Due to the excellent physical, mechanical and optoelectronic properties of silicon nitride (SiNx:H) films, these materials are the subject of many studies and analyses. They are widely used, for example, in the automotive and aerospace industries, in the production of medical devices as passivation layers, interlayer insulators and gate dielectrics in modern semiconductor processes. Therefore, it is necessary to have a reliable method of analysis with which it is possible to monitor a whole range of parameters important for various properties of the resulting product.
FT-IR spectroscopy is a fast, reliable and accurate method of analysis, which makes it possible to obtain a whole range of information during a single measurement, from the chemical composition, the concentration of individual components, to the physico-chemical properties of the sample, such as e.g. conductivity.
Transmission is the most widely used FT-IR sampling technique for the analysis of thin films on semiconductor substrates, especially for films with a thickness above 1000 Å and analyzes where non-contact measurements are required.
For thinner films and analyzes that require higher sensitivity, you can gain a significant advantage of the attenuation angle of total reflection (GATR) over transmission. Figure 1 shows the FT-IR spectra of a silicon nitride film using transmission and two different ATR accessories with a Nicolet iS50 spectrometer. Spectra measured with the VariGATR™ and WafIR accessories show a 4.6- and 40-fold increase in signal intensity in the 2170 cm-1 band (Si-H vibration). However, the GATR technique is largely a destructive method because the measurement requires close contact between the sample and the germanium ATR crystal. The WafIR technique offers a significant improvement over VariGATR sampling by minimizing contact to only two points per sample, but its use is limited to double-sided polished (DSP) silicon samples.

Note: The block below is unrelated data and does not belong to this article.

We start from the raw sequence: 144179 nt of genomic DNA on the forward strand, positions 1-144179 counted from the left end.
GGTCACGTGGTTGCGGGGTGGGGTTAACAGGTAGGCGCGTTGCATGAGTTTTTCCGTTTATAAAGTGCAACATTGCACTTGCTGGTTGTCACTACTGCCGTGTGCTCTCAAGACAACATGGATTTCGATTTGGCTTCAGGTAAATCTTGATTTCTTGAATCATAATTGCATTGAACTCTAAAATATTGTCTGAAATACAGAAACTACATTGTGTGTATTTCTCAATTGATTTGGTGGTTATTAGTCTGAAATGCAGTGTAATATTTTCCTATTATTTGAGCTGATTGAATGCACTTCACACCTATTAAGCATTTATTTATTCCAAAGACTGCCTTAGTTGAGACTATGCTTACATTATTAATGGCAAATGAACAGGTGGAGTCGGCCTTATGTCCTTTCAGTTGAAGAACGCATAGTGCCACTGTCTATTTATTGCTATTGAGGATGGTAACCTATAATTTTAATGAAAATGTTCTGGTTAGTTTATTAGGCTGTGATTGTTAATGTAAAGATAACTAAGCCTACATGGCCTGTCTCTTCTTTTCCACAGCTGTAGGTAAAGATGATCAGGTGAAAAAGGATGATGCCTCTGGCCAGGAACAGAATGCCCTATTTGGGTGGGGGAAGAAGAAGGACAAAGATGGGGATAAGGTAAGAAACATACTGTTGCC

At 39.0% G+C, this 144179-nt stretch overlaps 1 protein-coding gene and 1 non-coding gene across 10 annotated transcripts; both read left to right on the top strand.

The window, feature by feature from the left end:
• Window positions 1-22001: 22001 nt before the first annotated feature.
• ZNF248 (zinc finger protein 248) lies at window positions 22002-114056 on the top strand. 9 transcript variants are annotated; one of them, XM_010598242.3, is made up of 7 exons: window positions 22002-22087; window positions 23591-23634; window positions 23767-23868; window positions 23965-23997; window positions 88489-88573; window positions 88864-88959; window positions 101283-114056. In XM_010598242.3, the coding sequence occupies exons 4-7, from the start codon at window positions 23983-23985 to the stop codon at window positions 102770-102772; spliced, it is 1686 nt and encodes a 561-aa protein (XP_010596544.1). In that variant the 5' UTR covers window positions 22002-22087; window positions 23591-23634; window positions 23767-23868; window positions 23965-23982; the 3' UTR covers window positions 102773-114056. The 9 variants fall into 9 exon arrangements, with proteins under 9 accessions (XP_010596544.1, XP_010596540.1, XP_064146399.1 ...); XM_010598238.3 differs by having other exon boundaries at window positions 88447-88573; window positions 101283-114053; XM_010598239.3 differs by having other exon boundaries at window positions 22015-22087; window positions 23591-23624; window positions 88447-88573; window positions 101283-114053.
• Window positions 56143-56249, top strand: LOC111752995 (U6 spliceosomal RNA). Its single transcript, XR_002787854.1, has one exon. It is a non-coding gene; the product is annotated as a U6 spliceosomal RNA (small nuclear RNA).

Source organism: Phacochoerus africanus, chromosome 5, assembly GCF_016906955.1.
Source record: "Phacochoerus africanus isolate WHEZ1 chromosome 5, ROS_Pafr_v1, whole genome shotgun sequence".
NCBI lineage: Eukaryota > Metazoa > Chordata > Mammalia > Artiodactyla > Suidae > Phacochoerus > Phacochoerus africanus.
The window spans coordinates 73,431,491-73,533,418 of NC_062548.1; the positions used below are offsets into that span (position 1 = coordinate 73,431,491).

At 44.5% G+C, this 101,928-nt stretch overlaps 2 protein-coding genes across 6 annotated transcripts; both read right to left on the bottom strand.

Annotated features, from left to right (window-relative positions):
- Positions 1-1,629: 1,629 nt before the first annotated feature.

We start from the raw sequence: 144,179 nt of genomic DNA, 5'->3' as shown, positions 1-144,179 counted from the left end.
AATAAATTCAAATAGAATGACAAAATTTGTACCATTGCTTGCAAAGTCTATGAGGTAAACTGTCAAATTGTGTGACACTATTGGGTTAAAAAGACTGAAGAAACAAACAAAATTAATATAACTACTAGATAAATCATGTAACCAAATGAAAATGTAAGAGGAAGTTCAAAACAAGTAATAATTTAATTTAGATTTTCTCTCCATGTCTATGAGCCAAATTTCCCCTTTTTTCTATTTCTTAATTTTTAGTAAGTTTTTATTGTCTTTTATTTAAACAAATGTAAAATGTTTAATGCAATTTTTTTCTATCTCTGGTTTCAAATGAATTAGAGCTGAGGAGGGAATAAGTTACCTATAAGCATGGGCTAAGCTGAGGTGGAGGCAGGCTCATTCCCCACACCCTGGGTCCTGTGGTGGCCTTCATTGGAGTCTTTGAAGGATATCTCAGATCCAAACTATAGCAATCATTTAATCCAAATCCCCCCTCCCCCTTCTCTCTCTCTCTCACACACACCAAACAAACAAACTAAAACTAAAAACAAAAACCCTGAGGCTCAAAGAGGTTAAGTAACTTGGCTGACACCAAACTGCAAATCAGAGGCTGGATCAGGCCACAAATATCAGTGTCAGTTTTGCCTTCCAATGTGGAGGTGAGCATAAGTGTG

The calculation of N-H and Si-H bond densities is performed based on the knowledge of the area and height of the film thickness strip, see Figure 2. For a reasonably symmetric band, the product of the absorbance and the full bandwidth at half height (FWHH) is a good approximation of the peak area. Film thickness is usually measured using ellipsometry. The film density is also required to calculate the hydrogen concentration. Since the density of Si and N cannot be obtained directly from FT-IR measurements, these values are often estimated from the Si-N bond density, determined from the refractive index, or calculated together with the mass density. There are multiple approaches to the calculation, each with their own advantages and disadvantages, but all achieve a satisfactory degree of accuracy.